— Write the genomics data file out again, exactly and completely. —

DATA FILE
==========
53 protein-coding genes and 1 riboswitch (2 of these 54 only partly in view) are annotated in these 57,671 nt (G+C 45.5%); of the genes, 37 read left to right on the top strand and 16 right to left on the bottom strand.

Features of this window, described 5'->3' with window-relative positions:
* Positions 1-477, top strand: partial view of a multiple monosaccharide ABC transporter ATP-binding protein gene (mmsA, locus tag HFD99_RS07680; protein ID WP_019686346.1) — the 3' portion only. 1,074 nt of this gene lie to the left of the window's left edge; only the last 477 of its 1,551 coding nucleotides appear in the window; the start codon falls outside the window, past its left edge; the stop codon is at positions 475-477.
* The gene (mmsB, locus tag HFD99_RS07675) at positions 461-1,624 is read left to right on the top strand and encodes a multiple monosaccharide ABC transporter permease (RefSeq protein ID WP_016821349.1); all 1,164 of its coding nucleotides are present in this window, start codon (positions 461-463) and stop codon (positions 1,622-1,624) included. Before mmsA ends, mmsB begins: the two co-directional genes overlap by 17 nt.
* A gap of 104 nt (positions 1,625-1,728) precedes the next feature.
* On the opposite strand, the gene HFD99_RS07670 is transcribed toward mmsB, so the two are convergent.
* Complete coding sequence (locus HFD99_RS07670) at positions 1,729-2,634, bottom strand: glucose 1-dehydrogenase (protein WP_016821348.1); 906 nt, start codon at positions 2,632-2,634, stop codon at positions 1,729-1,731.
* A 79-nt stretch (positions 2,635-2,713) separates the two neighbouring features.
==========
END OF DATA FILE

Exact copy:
53 protein-coding genes and 1 riboswitch (2 of these 54 only partly in view) are annotated in these 57,671 nt (G+C 45.5%); of the genes, 37 read left to right on the top strand and 16 right to left on the bottom strand.

Features of this window, described 5'->3' with window-relative positions:
* Positions 1-477, top strand: partial view of a multiple monosaccharide ABC transporter ATP-binding protein gene (mmsA, locus tag HFD99_RS07680; protein ID WP_019686346.1) — the 3' portion only. 1,074 nt of this gene lie to the left of the window's left edge; only the last 477 of its 1,551 coding nucleotides appear in the window; the start codon falls outside the window, past its left edge; the stop codon is at positions 475-477.
* The gene (mmsB, locus tag HFD99_RS07675) at positions 461-1,624 is read left to right on the top strand and encodes a multiple monosaccharide ABC transporter permease (RefSeq protein ID WP_016821349.1); all 1,164 of its coding nucleotides are present in this window, start codon (positions 461-463) and stop codon (positions 1,622-1,624) included. Before mmsA ends, mmsB begins: the two co-directional genes overlap by 17 nt.
* A gap of 104 nt (positions 1,625-1,728) precedes the next feature.
* On the opposite strand, the gene HFD99_RS07670 is transcribed toward mmsB, so the two are convergent.
* Complete coding sequence (locus HFD99_RS07670) at positions 1,729-2,634, bottom strand: glucose 1-dehydrogenase (protein WP_016821348.1); 906 nt, start codon at positions 2,632-2,634, stop codon at positions 1,729-1,731.
* A 79-nt stretch (positions 2,635-2,713) separates the two neighbouring features.